3. It is said that Unitarianism encourages the pride of human Reason. Now I shall answer this very briefly, because any lengthened exposure would necessarily take the form of sarcasm. Whose Reason is it that we oppose when we reject Trinitarianism ? Trinitarians say that it is the Reason of God. But how do they know this? Because they are sure that they know the Mind of God as it is revealed in the Scriptures ; and they are sure that we are in error. Infallibility again! So that to oppose their interpretation of the Scriptures, is to set up our own Reason against the Reason of God. Now I ask, in all simplicity, Can they who say these things have taken the trouble to clear their own ideas? If there is any pride of Reason, on which side does it lie? They first identify their own sense of the Scriptures with God's sense, and then they charge other men with the pride of Reason, for not bowing down their minds to God, having first taken it for granted that their Reason and God's Reason are one and the same.

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Look again to the uncertain doctrines which they deduce from the Scriptures by processes of inference, sometimes technical and sometimes mystical, and say, does the world afford a more marked exemplification of the pride of human Reason, than the absolute confidence with which these doubtful conclusions are received, and not only that, but pressed upon men, as the exact meaning of God, at the peril of their eternal Salvation? What do these divines rest upon when they deduce from the Scriptures their essentials of Christianity? Their own reasonings. And yet they will tell you, that to differ from them, is to oppose your own Reason to the mind of God. I ask, hereafter in this controversy, Should not this matter of the pride of human reason be a weapon of attack in our hands, an accusation against Trinitarians, instead of a charge which Unitarians are to answer? We have too long, in this and many other matters, stood upon the defensive.*

And now, in conclusion, let me say once more, that though we think Trinitarian views of man's connexions with God injurious to Christian perfection, inasmuch as they throw the minds which receive them out of harmony with the realities of God, and must therefore undergo future correction and readjustment, still our strongest objection to the Trinitarian scheme is the fundamental one that it is based upon principles of exclusiveness, upon the indispensable conditions of a narrow and technical creed, and that thus it is the parent and fomenter of all those dissensions and practical evils in religion which these times witness and deplore. How many has orthodoxy persecuted into a hatred for the very name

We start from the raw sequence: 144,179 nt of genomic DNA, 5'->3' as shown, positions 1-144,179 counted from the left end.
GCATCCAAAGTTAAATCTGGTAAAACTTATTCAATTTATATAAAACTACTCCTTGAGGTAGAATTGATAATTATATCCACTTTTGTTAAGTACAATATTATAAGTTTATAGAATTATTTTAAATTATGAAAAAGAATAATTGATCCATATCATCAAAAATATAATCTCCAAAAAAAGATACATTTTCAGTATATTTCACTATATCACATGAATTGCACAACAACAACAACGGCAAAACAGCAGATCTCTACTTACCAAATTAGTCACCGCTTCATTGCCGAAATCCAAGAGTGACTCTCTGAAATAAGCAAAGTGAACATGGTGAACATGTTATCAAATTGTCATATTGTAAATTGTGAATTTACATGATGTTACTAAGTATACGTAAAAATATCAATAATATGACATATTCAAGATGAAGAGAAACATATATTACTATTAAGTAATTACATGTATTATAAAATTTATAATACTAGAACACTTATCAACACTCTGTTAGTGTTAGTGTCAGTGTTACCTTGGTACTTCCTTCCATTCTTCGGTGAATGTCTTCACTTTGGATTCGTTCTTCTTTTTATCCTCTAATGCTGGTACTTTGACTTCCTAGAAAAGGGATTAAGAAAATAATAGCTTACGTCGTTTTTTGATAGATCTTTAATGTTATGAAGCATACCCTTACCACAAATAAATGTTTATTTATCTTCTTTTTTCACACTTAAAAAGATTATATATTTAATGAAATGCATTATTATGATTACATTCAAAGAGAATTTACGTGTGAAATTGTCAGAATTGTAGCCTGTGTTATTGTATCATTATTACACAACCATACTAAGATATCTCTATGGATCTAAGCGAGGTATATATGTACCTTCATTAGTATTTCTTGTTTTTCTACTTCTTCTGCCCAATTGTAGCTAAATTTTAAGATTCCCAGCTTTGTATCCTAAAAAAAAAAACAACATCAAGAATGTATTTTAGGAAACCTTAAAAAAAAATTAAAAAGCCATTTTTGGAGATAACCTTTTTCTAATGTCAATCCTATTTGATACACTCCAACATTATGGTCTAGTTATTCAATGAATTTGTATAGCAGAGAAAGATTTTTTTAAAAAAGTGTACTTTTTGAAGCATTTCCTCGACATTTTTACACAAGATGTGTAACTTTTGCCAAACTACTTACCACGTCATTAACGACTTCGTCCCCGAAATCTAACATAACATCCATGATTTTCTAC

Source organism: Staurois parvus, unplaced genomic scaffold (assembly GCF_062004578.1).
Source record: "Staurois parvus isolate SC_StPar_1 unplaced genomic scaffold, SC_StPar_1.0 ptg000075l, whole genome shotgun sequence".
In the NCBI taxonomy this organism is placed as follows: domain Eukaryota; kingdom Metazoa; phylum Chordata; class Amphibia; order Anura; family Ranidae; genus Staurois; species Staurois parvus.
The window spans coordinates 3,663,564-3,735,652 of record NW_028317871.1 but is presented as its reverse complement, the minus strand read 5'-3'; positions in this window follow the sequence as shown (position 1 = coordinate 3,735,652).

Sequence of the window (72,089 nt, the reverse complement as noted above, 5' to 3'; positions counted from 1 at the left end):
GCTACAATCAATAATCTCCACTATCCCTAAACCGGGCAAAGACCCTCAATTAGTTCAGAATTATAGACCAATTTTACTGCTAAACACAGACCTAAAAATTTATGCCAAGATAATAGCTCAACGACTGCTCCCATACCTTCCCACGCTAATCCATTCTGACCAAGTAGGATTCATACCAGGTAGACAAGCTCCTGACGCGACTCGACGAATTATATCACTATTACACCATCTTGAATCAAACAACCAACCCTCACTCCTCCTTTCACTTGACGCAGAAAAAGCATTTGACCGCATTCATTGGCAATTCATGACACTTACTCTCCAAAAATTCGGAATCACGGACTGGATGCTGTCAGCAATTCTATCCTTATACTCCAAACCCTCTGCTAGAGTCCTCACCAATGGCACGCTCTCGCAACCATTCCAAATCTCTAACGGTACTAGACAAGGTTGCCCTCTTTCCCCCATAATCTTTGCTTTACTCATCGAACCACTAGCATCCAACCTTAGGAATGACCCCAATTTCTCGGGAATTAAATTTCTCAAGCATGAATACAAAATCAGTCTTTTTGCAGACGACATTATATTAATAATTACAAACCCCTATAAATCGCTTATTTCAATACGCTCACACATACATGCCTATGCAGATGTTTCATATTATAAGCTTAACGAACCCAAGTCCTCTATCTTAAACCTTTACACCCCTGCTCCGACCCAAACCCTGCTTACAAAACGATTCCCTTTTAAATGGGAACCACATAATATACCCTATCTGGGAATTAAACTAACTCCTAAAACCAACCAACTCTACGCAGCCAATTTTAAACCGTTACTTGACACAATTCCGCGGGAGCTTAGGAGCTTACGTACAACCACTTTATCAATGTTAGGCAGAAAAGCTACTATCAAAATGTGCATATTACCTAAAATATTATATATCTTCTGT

ow many minds has it darkened, or mixed up with the most incongruous associations, the beautiful image of Christ, destroying its healing and persuasive power? O! why should it be, except for this Trinitarian scheme of an Exclusive Salvation, that Religion should be directing her whole energies to the support of creeds, instead of going about doing good, and with her heavenly spirit entering into conflict with the moral evils that afflict society, and degrade man, and rebel against God? Why is it, that instead of this, we have a distinct class of sufferings, that go under the name of religious evils? Why is it that we are here holding controversy with our fellow Christians, instead of uniting our spirit and our strength to work the works of Christ? We wage not this controversy for the purpose of aiding a sect; but we wage it, to do what we can to expose and put down universally the sectarian spirit. The great evils of society, the crying wrongs of Man, are mainly owing to this diversion of Religion from spiritual and practical objects to the strife of tongues and Salvation by creeds. What is the Religion of this country doing? Contending for creeds. What ought it to be doing? Spreading the spirit of the life of Christ through the hearts of men and the institutions of society. How long are these things to be? How long are the spiritual influences of this country to be all consumed in striving with heresies instead of striving with sins; leaving untouched the bad heart of society, whilst wrangling for a metaphysical faith? Look to the religious apparatus of this country. Look to the number of pulpits that should send forth the spiritual influences of righteousness and peace; and the number of men that should move through society apostles of the beneficence of Christ.

*Note.

Suppose all this strength directed to practical and spiritual objects, and could the things that are, remain as they are, if the religious forces of the country instead of being exclusive, doctrinal, controversial, were full of the love of Jesus, and sought simply to establish the kingdom of Heaven upon Earth? Could Religion excite the angry passions that she does, if her aims were spiritual and not doctrinal ? Could Religion be divorced as she is from practical life, and confined to a class kept under powerful stimulants, and called the “ religious public,” if her aims were spiritual and not doctri